Thursday, July 1, 2010
State High Court Repudiates Language in Brown Case
By ROGER M. GRACE
Eight years after the Court of Appeal rendered its decision in Brown v. Brown, reflecting the traditional view that courts disfavored divorces or anything encouraging them, the California Supreme Court disapproved that earlier case, except in narrow circumstances.
As past columns recited, Zoe Lowe Brown in 1917 entered into a marital settlement agreement with her husband, Los Angeles attorney Herbert Cutler Brown. On May 8, 1919, she obtained a “quickie” divorce in Reno which did no more than end the marriage.
Had she secured a decree in the Los Angeles Superior Court, that court would have divided the property and set enforceable support obligations. But Zoe Lowe Brown was secure in the knowledge that her ex-spouse would honor the settlement agreement—and indeed he did, dutifully, make monthly spousal and child-support payments...until he stopped in 1930.
Zoe Lowe Brown sued in 1932 under the settlement agreement. The Court of Appeal held in 1935 that a contract between spouses in contemplation of a divorce was void as against public policy.
The language in the opinion was broad. The 1943 Supreme Court opinion finds it too broad, proclaiming:
“In the absence of fraud, collusion or imposition upon the court, public policy does not prevent parties who have separated from entering into a contract disposing of their property rights which shall become effective only in the event one of the parties obtains a divorce, even though such a contract may be a factor in persuading a party who has a good cause for divorce to proceed to establish it.”
Herbert and Zoe Brown had not separated at the time they entered into their agreement, and “for that reason,” the opinion says, “the case may be factually distinguishable from the situation here presented.” It adds that “the language of that opinion is hereby disapproved insofar as it is inconsistent with anything said by us here.”
In other words, a property settlement agreement still was contrary to public policy if entered into before the parties separated. In 1957, the Supreme Court obliterated that precept.
By the time the ex-husband ceased making payments in 1930, he had a third wife. At 64, he was married to a 36-year-old piano teacher, Eloise Brown, according to the Census. He seemed to replace wives with younger ones the way he traded in automobiles for newer models.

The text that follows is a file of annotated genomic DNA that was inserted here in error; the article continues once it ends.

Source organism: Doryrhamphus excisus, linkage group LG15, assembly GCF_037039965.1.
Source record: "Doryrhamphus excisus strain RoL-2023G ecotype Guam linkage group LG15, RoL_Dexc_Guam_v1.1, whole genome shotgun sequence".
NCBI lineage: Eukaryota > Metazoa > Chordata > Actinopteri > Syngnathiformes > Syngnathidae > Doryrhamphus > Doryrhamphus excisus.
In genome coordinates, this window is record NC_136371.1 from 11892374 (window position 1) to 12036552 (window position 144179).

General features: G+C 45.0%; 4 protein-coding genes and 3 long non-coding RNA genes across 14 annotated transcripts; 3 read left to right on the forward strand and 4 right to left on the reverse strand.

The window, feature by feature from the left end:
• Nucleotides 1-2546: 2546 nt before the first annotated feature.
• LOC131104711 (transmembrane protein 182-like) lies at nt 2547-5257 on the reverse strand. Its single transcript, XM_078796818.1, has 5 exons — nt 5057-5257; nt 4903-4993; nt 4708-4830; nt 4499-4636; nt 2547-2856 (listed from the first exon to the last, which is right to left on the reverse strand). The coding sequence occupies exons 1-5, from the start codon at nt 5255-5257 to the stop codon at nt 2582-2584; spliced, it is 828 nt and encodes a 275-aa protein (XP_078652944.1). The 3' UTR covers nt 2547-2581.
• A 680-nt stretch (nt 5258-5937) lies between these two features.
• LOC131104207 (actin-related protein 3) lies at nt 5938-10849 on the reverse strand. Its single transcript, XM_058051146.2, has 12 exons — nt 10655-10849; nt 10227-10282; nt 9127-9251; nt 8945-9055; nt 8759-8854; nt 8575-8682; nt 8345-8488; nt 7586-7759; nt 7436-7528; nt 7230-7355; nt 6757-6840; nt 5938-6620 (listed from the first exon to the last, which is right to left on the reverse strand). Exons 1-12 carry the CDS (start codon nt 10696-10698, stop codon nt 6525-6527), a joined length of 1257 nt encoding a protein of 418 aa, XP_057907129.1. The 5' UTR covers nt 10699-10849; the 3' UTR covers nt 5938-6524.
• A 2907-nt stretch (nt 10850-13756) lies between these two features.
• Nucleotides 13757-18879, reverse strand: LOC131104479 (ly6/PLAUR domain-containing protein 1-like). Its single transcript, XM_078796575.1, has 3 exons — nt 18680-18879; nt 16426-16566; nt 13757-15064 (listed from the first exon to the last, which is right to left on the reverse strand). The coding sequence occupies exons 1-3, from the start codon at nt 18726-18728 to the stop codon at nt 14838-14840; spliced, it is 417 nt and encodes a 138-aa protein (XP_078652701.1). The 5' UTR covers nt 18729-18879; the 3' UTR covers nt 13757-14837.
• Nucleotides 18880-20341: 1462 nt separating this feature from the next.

By then, he had a son, Calvin, by his second marriage, to the former Katherine McNeff. The 1920 Census shows his new wife (they were wed in 1919) to be 36.
The 1910 Census reveals that he was living with his clan—which included son Cutler and daughter Zoe—in Tennessee, where he was in law practice.
At the time Zoe Lowe Brown secured the divorce, she was 44.
Herbert Cutler Brown died in 1947 at the age of 81.
His obituary in the Los Angeles Times says he was “[o]ne of the organizers of the Automobile Club of Southern California.” He wasn’t, though he had been an early member.
A 1921 “blue book,” generally based on biographical matter supplied by those profiled, also contains exaggerations concerning Brown, including this:
“Admitted to the bar in the early part of 1892 and after one year of practice alone, he became associated with Judge D. P. Hatch and John M. Miller under the firm name of Hatch, Miller & Brown, a firm that during its existence handled many cases of interest as well as great importance.”
Brown was admitted to the bar in California on April 4, 1893. Hatch, Miller & Brown was formed in 1896, and the firm was dissolved Oct. 23, 1897.
The book says that Brown, a Republican, “was twice offered an appointment from the Governor of the office of judge of the Superior Court and the nomination for state senator, but he has always steadily declined political honors.”
Maybe Brown was offered a judgeship. Maybe not. What comes to mind is a jurist in recent years, now deceased, who proclaimed that he “turned down” an elevation from the Newhall Municipal Court to the Los Angeles Superior Court…but, upon being pressed for details, admitted that he had merely received a suggestion from the supervising judge in Van Nuys that he submit an application.
As to a nomination for the state Senate, Brown could not have turned one down unless he had run for his party’s nomination in the primary, won it, and then declined to be a candidate in the general election. That didn’t occur.
Brown, while junior partner in Hatch, Miller & Brown, was one of the original tenants in 1896 in the Wilcox Building and, as such, has here been profiled. Next: a look at an employee of that firm, W.C. Petchner.
Copyright 2010, Metropolitan News Company